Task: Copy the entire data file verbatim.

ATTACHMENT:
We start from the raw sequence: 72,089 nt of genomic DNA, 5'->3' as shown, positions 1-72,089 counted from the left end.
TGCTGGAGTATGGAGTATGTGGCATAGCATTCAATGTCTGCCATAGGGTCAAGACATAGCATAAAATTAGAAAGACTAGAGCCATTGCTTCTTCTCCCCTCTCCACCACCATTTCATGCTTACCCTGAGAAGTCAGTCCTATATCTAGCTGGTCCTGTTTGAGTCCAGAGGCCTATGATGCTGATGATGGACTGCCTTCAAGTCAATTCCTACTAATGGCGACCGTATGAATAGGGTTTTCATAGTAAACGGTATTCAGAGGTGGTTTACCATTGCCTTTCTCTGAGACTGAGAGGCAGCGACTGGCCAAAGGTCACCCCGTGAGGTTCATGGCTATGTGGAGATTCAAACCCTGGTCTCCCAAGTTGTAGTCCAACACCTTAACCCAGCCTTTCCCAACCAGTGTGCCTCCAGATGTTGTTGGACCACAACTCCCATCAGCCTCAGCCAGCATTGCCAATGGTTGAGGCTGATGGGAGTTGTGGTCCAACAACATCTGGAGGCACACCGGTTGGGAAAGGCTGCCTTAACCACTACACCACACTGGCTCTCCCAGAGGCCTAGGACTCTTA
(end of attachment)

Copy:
We start from the raw sequence: 72,089 nt of genomic DNA, 5'->3' as shown, positions 1-72,089 counted from the left end.
TGCTGGAGTATGGAGTATGTGGCATAGCATTCAATGTCTGCCATAGGGTCAAGACATAGCATAAAATTAGAAAGACTAGAGCCATTGCTTCTTCTCCCCTCTCCACCACCATTTCATGCTTACCCTGAGAAGTCAGTCCTATATCTAGCTGGTCCTGTTTGAGTCCAGAGGCCTATGATGCTGATGATGGACTGCCTTCAAGTCAATTCCTACTAATGGCGACCGTATGAATAGGGTTTTCATAGTAAACGGTATTCAGAGGTGGTTTACCATTGCCTTTCTCTGAGACTGAGAGGCAGCGACTGGCCAAAGGTCACCCCGTGAGGTTCATGGCTATGTGGAGATTCAAACCCTGGTCTCCCAAGTTGTAGTCCAACACCTTAACCCAGCCTTTCCCAACCAGTGTGCCTCCAGATGTTGTTGGACCACAACTCCCATCAGCCTCAGCCAGCATTGCCAATGGTTGAGGCTGATGGGAGTTGTGGTCCAACAACATCTGGAGGCACACCGGTTGGGAAAGGCTGCCTTAACCACTACACCACACTGGCTCTCCCAGAGGCCTAGGACTCTTA